Manitoba History: Review: Ian McKay, Reasoning Otherwise: Leftists and the People’s Enlightenment in Canada

by Henry Trachtenberg
Winnipeg, Manitoba

Number 65, Winter 2011

This article was published originally in Manitoba History by the Manitoba Historical Society on the above date. We make this online version available as a free, public service. As an historical document, the article may contain language and views that are no longer in common use and may be culturally sensitive in nature.

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Every now and then a remarkable book about some topic in Canadian history is published. Although not above criticism, Ian McKay’s masterful tome Reasoning Otherwise, the eagerly anticipated, enthusiastically received, and thoroughly impressive first volume of an expected trilogy, is such a work.

In this massive study of social, intellectual, working-class and political history, McKay describes and analyzes what he calls the left’s “first formation” in Canada from 1890 to 1920, a period in which “a distinctive and multifaceted socialist movement established itself as a permanent presence” (p. 1). According to McKay, a left formation is “an analytical term used to describe a specific constellation of parties, people, issues, and texts” united by its own “distinctive interpretation of an overriding political objective—that of reasoning and living otherwise” (p. 5). (These words, also forming the book’s title, are taken from the slogan of Prairie socialist William Irvine.)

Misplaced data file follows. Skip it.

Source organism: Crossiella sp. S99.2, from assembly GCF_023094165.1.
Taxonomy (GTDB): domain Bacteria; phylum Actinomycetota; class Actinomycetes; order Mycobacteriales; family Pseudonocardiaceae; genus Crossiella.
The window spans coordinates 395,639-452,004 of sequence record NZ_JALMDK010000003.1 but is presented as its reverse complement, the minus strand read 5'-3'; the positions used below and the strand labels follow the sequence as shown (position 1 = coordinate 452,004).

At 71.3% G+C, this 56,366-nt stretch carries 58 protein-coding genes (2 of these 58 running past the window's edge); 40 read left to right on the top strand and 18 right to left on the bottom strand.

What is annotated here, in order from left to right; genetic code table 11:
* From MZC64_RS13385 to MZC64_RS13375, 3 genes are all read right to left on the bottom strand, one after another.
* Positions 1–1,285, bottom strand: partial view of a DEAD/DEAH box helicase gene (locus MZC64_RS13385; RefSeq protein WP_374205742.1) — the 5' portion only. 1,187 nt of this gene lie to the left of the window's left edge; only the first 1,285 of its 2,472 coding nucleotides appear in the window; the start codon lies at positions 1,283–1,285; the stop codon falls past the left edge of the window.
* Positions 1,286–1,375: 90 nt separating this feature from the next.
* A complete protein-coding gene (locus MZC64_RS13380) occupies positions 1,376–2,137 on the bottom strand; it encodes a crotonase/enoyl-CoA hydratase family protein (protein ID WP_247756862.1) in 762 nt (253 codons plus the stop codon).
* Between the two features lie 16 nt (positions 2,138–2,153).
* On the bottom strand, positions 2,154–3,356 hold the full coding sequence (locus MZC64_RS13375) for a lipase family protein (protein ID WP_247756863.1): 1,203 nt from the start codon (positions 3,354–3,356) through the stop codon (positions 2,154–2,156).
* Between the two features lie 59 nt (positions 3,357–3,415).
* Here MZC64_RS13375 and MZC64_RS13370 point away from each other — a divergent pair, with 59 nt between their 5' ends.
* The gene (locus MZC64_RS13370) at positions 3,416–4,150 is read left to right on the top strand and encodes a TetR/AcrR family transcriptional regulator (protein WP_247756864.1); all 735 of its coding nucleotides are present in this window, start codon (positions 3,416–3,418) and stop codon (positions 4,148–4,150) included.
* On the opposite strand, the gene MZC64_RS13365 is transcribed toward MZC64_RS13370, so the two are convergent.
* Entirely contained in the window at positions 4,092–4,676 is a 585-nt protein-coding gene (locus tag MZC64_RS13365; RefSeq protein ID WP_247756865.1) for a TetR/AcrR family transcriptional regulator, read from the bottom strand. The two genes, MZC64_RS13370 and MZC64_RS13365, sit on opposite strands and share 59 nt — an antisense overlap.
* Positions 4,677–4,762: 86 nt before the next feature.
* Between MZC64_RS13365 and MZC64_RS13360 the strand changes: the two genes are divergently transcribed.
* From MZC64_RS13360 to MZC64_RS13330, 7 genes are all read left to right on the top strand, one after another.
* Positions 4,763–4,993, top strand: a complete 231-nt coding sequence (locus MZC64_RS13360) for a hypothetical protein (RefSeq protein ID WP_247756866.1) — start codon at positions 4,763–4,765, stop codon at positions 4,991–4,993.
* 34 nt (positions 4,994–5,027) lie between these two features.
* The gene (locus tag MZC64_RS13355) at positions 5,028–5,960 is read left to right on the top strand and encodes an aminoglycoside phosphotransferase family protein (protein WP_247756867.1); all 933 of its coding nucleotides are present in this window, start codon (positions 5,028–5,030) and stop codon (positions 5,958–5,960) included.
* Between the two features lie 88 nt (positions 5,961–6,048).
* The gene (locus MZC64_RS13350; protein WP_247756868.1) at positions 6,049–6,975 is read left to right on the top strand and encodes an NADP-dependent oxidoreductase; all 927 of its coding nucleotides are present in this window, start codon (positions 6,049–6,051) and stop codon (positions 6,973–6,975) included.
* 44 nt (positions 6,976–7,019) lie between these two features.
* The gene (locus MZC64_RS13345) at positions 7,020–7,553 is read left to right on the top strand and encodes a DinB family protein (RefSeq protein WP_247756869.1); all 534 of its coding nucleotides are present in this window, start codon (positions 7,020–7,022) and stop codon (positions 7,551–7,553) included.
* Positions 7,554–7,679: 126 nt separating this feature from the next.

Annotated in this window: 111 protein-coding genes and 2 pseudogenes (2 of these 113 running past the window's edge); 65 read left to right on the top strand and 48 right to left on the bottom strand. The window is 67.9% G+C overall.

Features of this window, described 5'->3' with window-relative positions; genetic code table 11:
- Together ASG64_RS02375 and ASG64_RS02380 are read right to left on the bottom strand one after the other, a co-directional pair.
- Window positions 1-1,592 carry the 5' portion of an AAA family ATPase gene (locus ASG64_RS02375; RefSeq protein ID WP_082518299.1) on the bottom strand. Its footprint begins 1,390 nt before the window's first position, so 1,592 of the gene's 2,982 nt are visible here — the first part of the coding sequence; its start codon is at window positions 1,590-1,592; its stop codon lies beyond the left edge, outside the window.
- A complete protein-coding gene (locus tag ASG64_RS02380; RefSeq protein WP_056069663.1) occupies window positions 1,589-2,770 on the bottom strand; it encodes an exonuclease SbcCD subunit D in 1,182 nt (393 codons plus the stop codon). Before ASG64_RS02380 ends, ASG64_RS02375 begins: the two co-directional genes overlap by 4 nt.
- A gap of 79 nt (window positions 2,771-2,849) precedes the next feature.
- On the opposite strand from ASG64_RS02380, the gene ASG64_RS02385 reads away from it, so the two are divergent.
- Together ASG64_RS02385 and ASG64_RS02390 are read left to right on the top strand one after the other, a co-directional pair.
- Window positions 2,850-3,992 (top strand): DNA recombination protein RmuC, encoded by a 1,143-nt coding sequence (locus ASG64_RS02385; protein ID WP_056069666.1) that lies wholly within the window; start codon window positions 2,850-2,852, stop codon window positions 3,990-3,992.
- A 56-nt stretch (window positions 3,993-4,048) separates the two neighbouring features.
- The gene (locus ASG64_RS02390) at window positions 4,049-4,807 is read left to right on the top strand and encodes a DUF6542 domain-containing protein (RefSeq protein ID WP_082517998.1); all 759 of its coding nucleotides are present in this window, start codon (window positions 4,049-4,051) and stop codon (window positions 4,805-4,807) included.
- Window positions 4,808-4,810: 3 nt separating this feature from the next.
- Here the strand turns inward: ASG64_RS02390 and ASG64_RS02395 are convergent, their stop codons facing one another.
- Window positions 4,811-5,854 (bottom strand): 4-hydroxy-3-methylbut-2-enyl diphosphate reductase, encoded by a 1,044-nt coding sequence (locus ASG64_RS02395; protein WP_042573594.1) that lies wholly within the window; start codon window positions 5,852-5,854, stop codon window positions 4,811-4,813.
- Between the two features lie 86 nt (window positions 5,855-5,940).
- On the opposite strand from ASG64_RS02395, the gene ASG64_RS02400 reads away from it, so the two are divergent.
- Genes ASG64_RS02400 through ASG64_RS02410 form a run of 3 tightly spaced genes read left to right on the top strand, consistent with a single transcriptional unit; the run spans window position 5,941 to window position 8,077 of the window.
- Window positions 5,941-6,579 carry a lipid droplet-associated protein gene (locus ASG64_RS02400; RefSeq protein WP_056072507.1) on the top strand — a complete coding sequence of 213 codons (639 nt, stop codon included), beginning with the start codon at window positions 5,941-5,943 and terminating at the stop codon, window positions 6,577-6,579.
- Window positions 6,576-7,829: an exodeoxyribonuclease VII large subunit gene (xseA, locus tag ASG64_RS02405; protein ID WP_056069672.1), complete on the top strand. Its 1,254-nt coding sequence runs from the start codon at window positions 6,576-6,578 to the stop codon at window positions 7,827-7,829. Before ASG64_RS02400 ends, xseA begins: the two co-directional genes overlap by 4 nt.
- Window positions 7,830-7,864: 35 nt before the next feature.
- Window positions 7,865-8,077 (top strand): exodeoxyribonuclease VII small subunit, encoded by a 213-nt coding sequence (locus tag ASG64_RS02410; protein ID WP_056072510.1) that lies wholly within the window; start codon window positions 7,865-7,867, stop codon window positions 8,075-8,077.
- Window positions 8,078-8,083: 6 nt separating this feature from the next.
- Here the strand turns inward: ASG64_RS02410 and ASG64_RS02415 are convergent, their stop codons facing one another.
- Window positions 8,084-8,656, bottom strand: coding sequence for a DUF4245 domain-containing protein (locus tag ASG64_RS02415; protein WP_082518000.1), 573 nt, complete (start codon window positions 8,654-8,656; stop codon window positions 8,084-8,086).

Compared to the 1920s and 1930s, when the Communist Party and the Co-operative Commonwealth Federation were established in Canada, the earlier period has received considerably less attention from historians. McKay, a Professor of History at Queen’s University and one of Canada’s pre-eminent historians, is to be commended for “rescuing” the first formation and demonstrating conclusively that it was neither isolated nor ineffectual, but was alive and flourishing, and shaped the Canadian experience in subtle and powerful ways.